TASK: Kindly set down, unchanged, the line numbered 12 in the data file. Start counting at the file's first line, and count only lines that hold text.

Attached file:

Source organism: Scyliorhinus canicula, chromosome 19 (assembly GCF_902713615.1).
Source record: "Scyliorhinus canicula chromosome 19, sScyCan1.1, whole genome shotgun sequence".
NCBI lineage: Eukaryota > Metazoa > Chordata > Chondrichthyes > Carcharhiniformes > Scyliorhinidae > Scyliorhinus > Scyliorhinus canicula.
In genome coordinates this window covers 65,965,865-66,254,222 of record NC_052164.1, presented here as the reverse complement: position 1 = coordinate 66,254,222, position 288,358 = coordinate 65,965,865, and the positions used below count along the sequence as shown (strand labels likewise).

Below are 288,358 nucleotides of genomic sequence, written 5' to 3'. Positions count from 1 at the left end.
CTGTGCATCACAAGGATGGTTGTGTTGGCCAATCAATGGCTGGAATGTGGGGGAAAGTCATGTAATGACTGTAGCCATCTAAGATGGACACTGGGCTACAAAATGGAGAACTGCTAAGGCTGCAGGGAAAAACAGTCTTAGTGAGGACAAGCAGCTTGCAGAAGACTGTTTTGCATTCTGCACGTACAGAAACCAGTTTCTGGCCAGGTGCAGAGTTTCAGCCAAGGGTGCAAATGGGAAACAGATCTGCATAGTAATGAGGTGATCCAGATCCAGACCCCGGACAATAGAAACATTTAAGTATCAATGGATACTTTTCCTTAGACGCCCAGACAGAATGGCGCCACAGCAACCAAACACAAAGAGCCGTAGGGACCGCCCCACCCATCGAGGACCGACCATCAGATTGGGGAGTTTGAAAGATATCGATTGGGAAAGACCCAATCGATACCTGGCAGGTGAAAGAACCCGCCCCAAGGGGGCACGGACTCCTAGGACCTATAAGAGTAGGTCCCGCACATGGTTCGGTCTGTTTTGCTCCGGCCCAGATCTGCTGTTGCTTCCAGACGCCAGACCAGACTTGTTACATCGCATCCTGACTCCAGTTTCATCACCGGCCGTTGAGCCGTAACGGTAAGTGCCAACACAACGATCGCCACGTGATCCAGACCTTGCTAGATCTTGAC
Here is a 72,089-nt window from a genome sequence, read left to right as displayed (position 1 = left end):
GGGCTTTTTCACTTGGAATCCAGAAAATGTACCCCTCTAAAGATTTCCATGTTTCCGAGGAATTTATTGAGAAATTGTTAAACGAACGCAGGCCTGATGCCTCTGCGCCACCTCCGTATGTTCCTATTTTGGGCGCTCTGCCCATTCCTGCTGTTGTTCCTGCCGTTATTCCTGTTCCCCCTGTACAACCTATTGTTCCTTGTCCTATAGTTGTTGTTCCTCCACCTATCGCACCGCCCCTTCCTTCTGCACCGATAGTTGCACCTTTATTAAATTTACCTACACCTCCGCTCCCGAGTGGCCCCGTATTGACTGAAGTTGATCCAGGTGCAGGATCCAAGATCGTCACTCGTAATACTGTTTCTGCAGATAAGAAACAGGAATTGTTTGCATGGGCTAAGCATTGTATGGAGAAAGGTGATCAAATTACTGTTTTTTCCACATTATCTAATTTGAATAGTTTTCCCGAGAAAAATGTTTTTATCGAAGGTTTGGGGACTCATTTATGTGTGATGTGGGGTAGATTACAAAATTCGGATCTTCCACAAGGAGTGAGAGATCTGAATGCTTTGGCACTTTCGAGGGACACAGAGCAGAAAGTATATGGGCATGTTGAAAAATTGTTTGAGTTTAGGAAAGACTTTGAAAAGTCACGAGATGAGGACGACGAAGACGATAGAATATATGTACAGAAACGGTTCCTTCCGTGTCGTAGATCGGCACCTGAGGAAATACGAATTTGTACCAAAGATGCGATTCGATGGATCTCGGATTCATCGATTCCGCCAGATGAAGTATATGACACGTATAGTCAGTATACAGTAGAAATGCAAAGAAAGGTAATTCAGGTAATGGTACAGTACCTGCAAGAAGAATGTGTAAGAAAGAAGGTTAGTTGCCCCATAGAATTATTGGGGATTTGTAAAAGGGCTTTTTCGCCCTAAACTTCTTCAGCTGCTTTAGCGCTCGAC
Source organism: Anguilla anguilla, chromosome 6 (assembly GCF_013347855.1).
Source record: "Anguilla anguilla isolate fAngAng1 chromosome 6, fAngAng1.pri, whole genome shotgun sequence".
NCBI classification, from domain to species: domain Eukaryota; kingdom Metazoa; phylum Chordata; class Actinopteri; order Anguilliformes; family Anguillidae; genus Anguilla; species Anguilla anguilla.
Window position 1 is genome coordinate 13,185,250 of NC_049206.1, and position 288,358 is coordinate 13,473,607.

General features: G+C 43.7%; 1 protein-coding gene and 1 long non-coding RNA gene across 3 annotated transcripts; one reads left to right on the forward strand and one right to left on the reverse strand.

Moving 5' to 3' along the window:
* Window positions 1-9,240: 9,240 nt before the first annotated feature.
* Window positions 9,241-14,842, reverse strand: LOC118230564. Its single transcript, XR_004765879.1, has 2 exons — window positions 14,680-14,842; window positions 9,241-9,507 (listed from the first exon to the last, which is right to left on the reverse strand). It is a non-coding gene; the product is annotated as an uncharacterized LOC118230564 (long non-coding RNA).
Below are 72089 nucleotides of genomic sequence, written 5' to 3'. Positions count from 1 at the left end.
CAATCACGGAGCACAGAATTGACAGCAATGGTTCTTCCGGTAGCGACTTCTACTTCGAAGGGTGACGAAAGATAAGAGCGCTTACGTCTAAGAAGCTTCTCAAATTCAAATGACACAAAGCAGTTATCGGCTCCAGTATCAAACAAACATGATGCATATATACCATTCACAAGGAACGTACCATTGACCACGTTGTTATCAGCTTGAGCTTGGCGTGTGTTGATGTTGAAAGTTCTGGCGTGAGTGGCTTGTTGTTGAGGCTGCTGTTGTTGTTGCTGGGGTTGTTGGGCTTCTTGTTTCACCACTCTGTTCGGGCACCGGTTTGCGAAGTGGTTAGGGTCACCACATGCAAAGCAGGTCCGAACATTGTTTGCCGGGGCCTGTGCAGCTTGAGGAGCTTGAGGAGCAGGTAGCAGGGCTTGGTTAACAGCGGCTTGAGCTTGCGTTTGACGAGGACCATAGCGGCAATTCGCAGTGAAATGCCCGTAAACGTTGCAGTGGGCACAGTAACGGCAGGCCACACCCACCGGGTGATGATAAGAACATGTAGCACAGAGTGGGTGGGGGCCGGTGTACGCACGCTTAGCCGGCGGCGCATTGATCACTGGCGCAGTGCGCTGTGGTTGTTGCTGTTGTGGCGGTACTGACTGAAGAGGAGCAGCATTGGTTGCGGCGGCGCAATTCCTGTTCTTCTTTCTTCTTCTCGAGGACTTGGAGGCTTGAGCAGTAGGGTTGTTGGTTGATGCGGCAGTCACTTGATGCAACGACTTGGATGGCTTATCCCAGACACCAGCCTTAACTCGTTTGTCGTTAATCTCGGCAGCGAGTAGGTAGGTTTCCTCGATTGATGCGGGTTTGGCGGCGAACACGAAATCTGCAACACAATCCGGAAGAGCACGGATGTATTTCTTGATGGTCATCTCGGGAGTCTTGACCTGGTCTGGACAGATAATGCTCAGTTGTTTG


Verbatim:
Window position 1 is genome coordinate 13,185,250 of NC_049206.1, and position 288,358 is coordinate 13,473,607.